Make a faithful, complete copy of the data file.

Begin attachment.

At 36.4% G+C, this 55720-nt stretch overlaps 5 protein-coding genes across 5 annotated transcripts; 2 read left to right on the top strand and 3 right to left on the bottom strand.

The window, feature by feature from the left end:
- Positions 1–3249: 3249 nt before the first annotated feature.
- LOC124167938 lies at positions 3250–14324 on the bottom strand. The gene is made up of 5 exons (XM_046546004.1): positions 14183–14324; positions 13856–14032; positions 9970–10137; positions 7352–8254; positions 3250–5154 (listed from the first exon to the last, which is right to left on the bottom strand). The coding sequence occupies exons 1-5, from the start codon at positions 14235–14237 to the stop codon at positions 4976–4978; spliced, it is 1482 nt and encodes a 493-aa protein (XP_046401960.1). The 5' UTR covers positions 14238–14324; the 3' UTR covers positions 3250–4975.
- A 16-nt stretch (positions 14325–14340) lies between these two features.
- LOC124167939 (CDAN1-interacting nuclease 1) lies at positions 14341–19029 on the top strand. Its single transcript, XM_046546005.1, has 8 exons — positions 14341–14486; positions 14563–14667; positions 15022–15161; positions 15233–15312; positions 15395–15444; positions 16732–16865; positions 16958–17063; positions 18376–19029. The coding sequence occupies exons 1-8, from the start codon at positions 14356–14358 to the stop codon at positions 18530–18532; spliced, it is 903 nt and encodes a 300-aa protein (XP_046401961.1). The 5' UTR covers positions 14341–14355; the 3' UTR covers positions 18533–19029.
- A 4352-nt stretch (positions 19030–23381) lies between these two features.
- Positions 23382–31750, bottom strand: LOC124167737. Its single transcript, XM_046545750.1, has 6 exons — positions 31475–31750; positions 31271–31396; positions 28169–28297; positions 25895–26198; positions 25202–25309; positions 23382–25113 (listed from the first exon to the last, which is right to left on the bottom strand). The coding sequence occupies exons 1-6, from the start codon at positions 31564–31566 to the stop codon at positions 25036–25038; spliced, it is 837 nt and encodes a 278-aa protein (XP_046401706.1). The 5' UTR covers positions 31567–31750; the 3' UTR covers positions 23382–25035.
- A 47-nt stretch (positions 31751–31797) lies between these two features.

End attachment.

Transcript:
At 36.4% G+C, this 55720-nt stretch overlaps 5 protein-coding genes across 5 annotated transcripts; 2 read left to right on the top strand and 3 right to left on the bottom strand.

The window, feature by feature from the left end:
- Positions 1–3249: 3249 nt before the first annotated feature.
- LOC124167938 lies at positions 3250–14324 on the bottom strand. The gene is made up of 5 exons (XM_046546004.1): positions 14183–14324; positions 13856–14032; positions 9970–10137; positions 7352–8254; positions 3250–5154 (listed from the first exon to the last, which is right to left on the bottom strand). The coding sequence occupies exons 1-5, from the start codon at positions 14235–14237 to the stop codon at positions 4976–4978; spliced, it is 1482 nt and encodes a 493-aa protein (XP_046401960.1). The 5' UTR covers positions 14238–14324; the 3' UTR covers positions 3250–4975.
- A 16-nt stretch (positions 14325–14340) lies between these two features.
- LOC124167939 (CDAN1-interacting nuclease 1) lies at positions 14341–19029 on the top strand. Its single transcript, XM_046546005.1, has 8 exons — positions 14341–14486; positions 14563–14667; positions 15022–15161; positions 15233–15312; positions 15395–15444; positions 16732–16865; positions 16958–17063; positions 18376–19029. The coding sequence occupies exons 1-8, from the start codon at positions 14356–14358 to the stop codon at positions 18530–18532; spliced, it is 903 nt and encodes a 300-aa protein (XP_046401961.1). The 5' UTR covers positions 14341–14355; the 3' UTR covers positions 18533–19029.
- A 4352-nt stretch (positions 19030–23381) lies between these two features.
- Positions 23382–31750, bottom strand: LOC124167737. Its single transcript, XM_046545750.1, has 6 exons — positions 31475–31750; positions 31271–31396; positions 28169–28297; positions 25895–26198; positions 25202–25309; positions 23382–25113 (listed from the first exon to the last, which is right to left on the bottom strand). The coding sequence occupies exons 1-6, from the start codon at positions 31564–31566 to the stop codon at positions 25036–25038; spliced, it is 837 nt and encodes a 278-aa protein (XP_046401706.1). The 5' UTR covers positions 31567–31750; the 3' UTR covers positions 23382–25035.
- A 47-nt stretch (positions 31751–31797) lies between these two features.